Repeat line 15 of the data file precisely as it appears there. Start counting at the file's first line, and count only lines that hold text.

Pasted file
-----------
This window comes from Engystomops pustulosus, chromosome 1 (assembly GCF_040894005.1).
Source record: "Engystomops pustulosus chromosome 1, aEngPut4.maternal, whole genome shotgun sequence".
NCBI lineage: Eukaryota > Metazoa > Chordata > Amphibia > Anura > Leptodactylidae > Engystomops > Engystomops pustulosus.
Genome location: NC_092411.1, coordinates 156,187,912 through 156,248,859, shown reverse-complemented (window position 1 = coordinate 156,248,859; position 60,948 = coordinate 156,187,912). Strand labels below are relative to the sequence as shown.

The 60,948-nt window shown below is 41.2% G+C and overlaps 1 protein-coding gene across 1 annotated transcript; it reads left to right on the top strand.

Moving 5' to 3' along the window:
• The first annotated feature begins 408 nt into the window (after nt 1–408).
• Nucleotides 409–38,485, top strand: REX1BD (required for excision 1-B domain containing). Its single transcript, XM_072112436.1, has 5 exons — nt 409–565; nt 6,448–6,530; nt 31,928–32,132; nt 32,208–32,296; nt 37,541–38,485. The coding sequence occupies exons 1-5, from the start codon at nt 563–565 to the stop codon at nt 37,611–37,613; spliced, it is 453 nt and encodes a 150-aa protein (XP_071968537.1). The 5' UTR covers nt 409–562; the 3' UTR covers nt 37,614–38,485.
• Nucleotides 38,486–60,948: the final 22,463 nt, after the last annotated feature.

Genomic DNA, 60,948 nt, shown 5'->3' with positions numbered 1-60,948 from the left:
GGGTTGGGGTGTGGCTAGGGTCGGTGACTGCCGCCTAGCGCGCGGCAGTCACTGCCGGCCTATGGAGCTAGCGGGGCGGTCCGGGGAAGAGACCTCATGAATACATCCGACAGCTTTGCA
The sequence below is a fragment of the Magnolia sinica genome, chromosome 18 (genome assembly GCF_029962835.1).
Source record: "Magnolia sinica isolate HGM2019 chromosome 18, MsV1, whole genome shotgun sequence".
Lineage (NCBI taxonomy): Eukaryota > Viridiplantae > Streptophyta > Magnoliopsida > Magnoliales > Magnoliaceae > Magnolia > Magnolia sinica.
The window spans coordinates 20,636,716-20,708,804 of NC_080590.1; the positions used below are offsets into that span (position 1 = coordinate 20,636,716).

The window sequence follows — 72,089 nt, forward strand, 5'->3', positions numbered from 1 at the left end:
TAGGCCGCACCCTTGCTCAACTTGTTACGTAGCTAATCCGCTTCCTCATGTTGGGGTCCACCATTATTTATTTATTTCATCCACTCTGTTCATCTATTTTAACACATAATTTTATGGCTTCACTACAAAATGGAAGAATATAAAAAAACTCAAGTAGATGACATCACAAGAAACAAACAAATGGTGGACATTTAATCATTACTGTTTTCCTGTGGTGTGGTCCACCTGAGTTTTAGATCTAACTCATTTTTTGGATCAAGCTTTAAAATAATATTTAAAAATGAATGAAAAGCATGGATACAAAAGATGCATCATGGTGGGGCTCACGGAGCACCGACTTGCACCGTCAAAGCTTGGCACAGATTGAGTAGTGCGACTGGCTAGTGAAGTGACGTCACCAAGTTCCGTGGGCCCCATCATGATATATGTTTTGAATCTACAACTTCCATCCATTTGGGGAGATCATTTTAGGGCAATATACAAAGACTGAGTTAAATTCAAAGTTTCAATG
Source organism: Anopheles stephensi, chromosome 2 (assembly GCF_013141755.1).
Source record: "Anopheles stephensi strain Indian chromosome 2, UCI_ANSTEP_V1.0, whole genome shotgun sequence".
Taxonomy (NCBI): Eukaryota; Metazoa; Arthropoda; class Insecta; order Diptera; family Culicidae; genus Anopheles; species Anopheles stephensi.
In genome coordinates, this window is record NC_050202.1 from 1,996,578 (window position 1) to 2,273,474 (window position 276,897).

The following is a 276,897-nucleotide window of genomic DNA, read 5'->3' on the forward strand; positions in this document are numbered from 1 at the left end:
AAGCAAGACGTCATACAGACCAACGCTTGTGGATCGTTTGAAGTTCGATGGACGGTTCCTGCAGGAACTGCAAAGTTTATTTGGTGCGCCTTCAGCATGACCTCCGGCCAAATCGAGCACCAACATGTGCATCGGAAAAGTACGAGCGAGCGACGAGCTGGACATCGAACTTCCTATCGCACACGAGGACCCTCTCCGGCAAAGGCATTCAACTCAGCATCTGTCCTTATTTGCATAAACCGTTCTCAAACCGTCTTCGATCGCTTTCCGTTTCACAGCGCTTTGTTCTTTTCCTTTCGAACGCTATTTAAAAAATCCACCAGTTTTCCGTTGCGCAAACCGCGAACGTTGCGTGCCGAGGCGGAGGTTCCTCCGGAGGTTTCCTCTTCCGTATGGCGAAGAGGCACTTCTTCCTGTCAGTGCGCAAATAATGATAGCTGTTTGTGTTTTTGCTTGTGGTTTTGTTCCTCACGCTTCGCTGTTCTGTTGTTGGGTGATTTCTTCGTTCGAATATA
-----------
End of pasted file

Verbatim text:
The window spans coordinates 20,636,716-20,708,804 of NC_080590.1; the positions used below are offsets into that span (position 1 = coordinate 20,636,716).